The April 2022 election can only have four possible outcomes.
- Yet another constitutional supermajority for Orbán
- A simple majority for Orbán
- A simple majority for the united opposition
- A supermajority for the united opposition
The date of the election sin April 3. As of January 2022, the competition between Orbán’s Fidesz and the united opposition is very tight – that is all we can ascertain from the polls. (We should exclude the pollsters with party affiliations because they only ever predict the victory of their own parties.) But an equal support doesn’t mean an equal outcome. Far from it.
According to a calculation, the opposition should beat Orbán by 2-5% nationwide in order to just break even in terms of mandates. According to another calculation, the January nationwide poll data for Orbán vs the united opposition is 47% – 46.5%, respectively. A mere 0.5% difference. But it would result in a ten percent lead or Orbán in parliament – due to the distorting nature of Orbán’s very own election law.
The cause is not just gerrymandering, but the hugely punitive electoral law for the loser and for small parties. (In this environment, it may be look foolish to even consider the possibility of a supermajority for the opposition – but we will do it nonetheless. Thinking has never hurt anyone.)
If a new Orbán supermajority materializes it would be unlikely to have the same legitimacy as his pervious ones, especially after the suspicious elections of 2018.
For the first time since he came back to power there is a united opposition and if they get that much less than Fidesz, it can’t be explained away easily.
A short recap:
In 2010 Orbán won by a 2/3 supermajority partly because his opponent lost that much. The combination of the fallout from the financial crisis and general incompetence, corruption and in-fighting on the then-government’s side gave Orbán a gift that he didn’t fail to use: a supermajority to change the entire legal system. In 2014 he repeated the feat but with an even more Fidesz-friendly electoral system. While he had to ambush the private pension savings of Hungarians to pay off his supporters and buy their unquestioning loyalty after the 2010 victory, he now had the EU to finance his loyalty-building. His power was unquestioned and the opposition was without hope or spirit.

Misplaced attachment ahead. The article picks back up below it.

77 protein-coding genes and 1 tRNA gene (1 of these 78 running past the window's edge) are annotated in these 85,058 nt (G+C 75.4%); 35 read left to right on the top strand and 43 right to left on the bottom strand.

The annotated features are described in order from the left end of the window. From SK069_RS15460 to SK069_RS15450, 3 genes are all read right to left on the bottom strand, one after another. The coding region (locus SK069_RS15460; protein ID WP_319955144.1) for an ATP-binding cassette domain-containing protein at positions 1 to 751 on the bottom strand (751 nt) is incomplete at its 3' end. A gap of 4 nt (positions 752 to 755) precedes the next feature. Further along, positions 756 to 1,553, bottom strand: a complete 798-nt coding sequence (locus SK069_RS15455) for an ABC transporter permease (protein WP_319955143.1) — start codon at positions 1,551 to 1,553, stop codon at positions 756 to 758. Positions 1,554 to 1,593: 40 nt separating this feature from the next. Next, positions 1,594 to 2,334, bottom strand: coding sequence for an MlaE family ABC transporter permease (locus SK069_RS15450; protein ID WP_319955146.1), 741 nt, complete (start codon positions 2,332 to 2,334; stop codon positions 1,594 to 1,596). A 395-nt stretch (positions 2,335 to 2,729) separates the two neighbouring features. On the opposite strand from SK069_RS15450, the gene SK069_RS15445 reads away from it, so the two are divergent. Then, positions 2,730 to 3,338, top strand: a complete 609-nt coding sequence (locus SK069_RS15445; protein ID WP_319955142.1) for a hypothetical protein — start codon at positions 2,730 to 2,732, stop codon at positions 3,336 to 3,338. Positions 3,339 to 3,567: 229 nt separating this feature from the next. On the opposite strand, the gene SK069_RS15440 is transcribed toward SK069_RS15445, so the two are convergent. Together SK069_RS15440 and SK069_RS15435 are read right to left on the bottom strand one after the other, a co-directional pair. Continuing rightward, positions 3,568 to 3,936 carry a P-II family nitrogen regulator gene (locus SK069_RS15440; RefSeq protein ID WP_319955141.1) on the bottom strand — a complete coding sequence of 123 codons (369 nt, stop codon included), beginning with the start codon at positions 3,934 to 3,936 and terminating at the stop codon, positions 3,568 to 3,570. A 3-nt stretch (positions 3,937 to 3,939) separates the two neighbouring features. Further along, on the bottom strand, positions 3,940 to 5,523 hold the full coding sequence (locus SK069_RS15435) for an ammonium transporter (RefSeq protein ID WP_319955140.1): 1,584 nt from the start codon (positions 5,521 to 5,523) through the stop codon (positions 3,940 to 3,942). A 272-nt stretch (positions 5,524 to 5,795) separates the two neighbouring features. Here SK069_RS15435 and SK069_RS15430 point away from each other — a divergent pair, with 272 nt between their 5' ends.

2018 has been different. Despite the even more jilted electoral law and all the unfairness built into the system the opposition had a slight chance. Not for victory but to strip Orbán from his all-important 2/3 supermajority. Having to govern with 50%+ would have forced Orbán to negotiate. To “do politics” again, as Orbánists put it. That is why the 2/3 was the all-important goalpost for Orbán in 2018 and high participation was a really bad sign for him.
Even according to the official explanations it was the least competent and most suspicious election in Hungarian democratic history. After hours of an inexplicable news moratorium and the unexplained decrease of the participation rates after polls closed Orbán emerged to announce his new 2/3 supermajority. Many simply didn’t believe it. Big protests ensued but they were too polite to pose an obstacle to the regime.
Cue 2022. The opposition is now legally united. They were forced to. Their chances look 50-50.
What would happen if Orbán could continue with a supermajority?
A new Orbán supermajority would probably seal the fate of Hungary. It would cement Orbán as the figurehead and the role model for aspiring autocrats in the west. Depending on the international scene it might even lead to a breakup with the EU.
For Orbán, personally, the only use of the EU is its money – having received an avalanche of dumb money over the decade, comparable to the Marshall plan – and using it to buy loyalty. It showed all the sick incentives of international aid. Without the easy money Orbán’s own loyalists would begin to feel disappointed and leave the boat and thus the EU would only be a thorn in Orbán’s side.
Hungary’s EU-membership may thus come under review by Orbán. A spokesman already denied that Hungary would leave but that was to be expected. Even the slightest hint that Orbán might be planning to leave the EU would lead to mass protests and him losing the elections.
The Hungarian public may be overwhelmingly pro-EU, but it doesn’t matter much since there is no legal need for a referendum to leave the EU. On the other hand, Orbán might not be allowed to get rid of Brussels if he is still useful as a member of the EU for Russian and Chinese interests. His international alliances can hardly change at this point without losing face – or worse.
If Orbán wins with yet another supermajority, the economy will also collapse on him, and him only. It would weaken him tremendously. This would be the first time he would have to govern through economic hardship and he can’t postpone the impact of inflation and the weak currency much longer, no matter how aggressive legal means he chooses. Price controls and legal interference in market processes would escalate and accelerate. Shortages would ensue and the discontent might bring people to the street, even Orbán voters.